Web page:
The Flash Battery technology uses the latest in lithium iron phosphate (LiFePO4) chemistry to ensure low toxicity, well-defined performance and long-term stability. Having a very constant discharge voltage, Flash Battery technology allows the battery to deliver virtually full power until it is discharged.

“Supporting the performance of Barilla’s fleet of LGVs and its Flash Battery technology, E80’s Flash Data Center continually monitors and controls every battery of Barilla’s integrated system to ensure the LGV network maintains its battery potential in peak performance to maintain plant uptime and efficiency,” Cavirani explains.

“The control electronics in the lithium Flash Battery keep it balanced and efficient, eliminating the need for regular maintenance,” Cavirani says, pointing out that the LGVs only require a single lithium Flash Battery each, compared to two batteries needed with traditional lead-acid LGV applications.

Keeping all the LGVs running throughout the building at all times naturally requires state-of-the-art control technology, which is provided with E80’s SM.I.LE80 (Smart Integrated Logistics) controls platform.

“Controls systems are fundamental for managing traffic inside Parma’s distribution facility,” Grassi states. “It is fundamental because these [LGVs]are mobile robots, and what enables them to be efficient is the SM.I.LE80 controls system, which makes sure that these robots are in the right place at the right time.”

As Grassi explains, SM.I.LE80 continually updates the positional status of each LGV regarding such factors as whether it is loaded or unloaded, emergency stopped or soft stopped, operating in manual mode, and battery level.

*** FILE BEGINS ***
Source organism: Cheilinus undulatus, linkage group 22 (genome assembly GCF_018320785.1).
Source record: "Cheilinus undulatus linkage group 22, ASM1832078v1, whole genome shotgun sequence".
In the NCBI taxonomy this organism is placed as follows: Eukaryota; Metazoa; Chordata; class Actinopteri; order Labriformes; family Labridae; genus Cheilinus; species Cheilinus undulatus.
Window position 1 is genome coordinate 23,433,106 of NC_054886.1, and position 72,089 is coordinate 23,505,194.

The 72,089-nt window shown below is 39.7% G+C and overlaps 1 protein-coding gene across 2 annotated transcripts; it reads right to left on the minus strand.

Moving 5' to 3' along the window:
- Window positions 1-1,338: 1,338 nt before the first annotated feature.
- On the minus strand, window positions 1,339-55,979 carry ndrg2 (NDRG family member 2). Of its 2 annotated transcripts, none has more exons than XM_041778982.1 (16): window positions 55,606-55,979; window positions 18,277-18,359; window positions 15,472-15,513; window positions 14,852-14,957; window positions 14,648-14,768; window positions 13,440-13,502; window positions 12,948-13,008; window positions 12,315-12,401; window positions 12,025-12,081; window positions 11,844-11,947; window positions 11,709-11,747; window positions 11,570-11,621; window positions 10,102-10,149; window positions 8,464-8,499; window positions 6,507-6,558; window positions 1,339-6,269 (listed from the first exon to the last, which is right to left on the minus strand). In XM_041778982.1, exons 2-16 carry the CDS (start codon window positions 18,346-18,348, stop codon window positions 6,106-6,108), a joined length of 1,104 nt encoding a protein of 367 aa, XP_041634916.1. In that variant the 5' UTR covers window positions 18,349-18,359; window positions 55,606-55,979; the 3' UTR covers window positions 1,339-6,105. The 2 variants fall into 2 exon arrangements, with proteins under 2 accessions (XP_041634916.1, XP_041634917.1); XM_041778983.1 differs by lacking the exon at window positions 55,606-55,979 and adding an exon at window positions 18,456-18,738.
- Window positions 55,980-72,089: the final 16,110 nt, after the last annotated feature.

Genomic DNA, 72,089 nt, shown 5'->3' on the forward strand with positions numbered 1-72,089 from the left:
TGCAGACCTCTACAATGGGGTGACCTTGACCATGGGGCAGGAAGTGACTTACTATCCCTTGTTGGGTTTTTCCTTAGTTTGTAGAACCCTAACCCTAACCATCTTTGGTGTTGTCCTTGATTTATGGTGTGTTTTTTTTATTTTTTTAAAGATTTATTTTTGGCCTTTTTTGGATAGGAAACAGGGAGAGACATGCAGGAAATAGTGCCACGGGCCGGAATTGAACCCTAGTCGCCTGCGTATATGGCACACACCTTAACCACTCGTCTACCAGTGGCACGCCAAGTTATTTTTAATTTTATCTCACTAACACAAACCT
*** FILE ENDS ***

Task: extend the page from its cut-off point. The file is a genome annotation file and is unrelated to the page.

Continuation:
A simulation module simulates the LGVs in the system, while the graphical HMI (human-machine interface) gives the operator a graphical overview of the LGV locations in the system and monitors each in real-time.

According to Grassi, the SM.I.LE80 controls ensure the integrated and automated management of all systems by communicating with AS/RS, palletizers, wrappers and shipping staging locations.

“Operational flexibility is a key factor,” Grassi states, “not just in its capability to direct and manage the fleet of LGVs, but also in its expandability.

“We can have any number of automated guided vehicles can be added to the network at any time the facility’s production and distribution needs require.”

Designed to Parma plant’s production needs and seamlessly integrated with its LGV technology, the high-density warehouse uses E80’s AS/RS Crane Store systems of stacker cranes equipped with automatic product handling devices for double-depth storage.

Comprising six stacker cranes to support 47,000 pallet locations, the cranes can operate at heights of up to 130 feet—dramatically increase warehousing capacity—with minimal energy usage and maintenance requirements. An additional 50,000 pallet locations are utilized for LGV drive-in high-density low-bay storage.

One of the more striking features about the Parma warehousing operation is the absence of any wood pallets.